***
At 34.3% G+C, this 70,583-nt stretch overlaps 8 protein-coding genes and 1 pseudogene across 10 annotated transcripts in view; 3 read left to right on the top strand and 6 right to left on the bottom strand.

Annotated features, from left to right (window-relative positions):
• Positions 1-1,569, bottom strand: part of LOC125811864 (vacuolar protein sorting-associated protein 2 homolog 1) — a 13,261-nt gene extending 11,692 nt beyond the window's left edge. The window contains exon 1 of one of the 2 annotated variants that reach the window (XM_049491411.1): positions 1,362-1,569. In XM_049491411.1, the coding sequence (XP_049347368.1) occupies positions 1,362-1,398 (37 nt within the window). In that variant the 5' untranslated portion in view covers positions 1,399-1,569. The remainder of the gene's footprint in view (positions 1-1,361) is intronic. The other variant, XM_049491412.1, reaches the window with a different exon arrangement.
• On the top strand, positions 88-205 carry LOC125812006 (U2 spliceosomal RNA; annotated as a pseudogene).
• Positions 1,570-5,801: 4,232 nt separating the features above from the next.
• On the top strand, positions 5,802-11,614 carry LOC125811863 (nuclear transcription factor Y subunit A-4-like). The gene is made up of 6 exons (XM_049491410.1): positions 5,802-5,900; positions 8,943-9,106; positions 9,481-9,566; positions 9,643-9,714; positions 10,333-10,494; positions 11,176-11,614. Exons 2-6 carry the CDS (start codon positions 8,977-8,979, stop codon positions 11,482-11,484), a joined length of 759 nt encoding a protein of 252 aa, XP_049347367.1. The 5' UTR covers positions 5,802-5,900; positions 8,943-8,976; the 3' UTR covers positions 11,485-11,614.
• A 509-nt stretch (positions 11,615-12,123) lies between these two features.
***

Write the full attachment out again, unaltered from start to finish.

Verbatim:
At 34.3% G+C, this 70,583-nt stretch overlaps 8 protein-coding genes and 1 pseudogene across 10 annotated transcripts in view; 3 read left to right on the top strand and 6 right to left on the bottom strand.

Annotated features, from left to right (window-relative positions):
• Positions 1-1,569, bottom strand: part of LOC125811864 (vacuolar protein sorting-associated protein 2 homolog 1) — a 13,261-nt gene extending 11,692 nt beyond the window's left edge. The window contains exon 1 of one of the 2 annotated variants that reach the window (XM_049491411.1): positions 1,362-1,569. In XM_049491411.1, the coding sequence (XP_049347368.1) occupies positions 1,362-1,398 (37 nt within the window). In that variant the 5' untranslated portion in view covers positions 1,399-1,569. The remainder of the gene's footprint in view (positions 1-1,361) is intronic. The other variant, XM_049491412.1, reaches the window with a different exon arrangement.
• On the top strand, positions 88-205 carry LOC125812006 (U2 spliceosomal RNA; annotated as a pseudogene).
• Positions 1,570-5,801: 4,232 nt separating the features above from the next.
• On the top strand, positions 5,802-11,614 carry LOC125811863 (nuclear transcription factor Y subunit A-4-like). The gene is made up of 6 exons (XM_049491410.1): positions 5,802-5,900; positions 8,943-9,106; positions 9,481-9,566; positions 9,643-9,714; positions 10,333-10,494; positions 11,176-11,614. Exons 2-6 carry the CDS (start codon positions 8,977-8,979, stop codon positions 11,482-11,484), a joined length of 759 nt encoding a protein of 252 aa, XP_049347367.1. The 5' UTR covers positions 5,802-5,900; positions 8,943-8,976; the 3' UTR covers positions 11,485-11,614.
• A 509-nt stretch (positions 11,615-12,123) lies between these two features.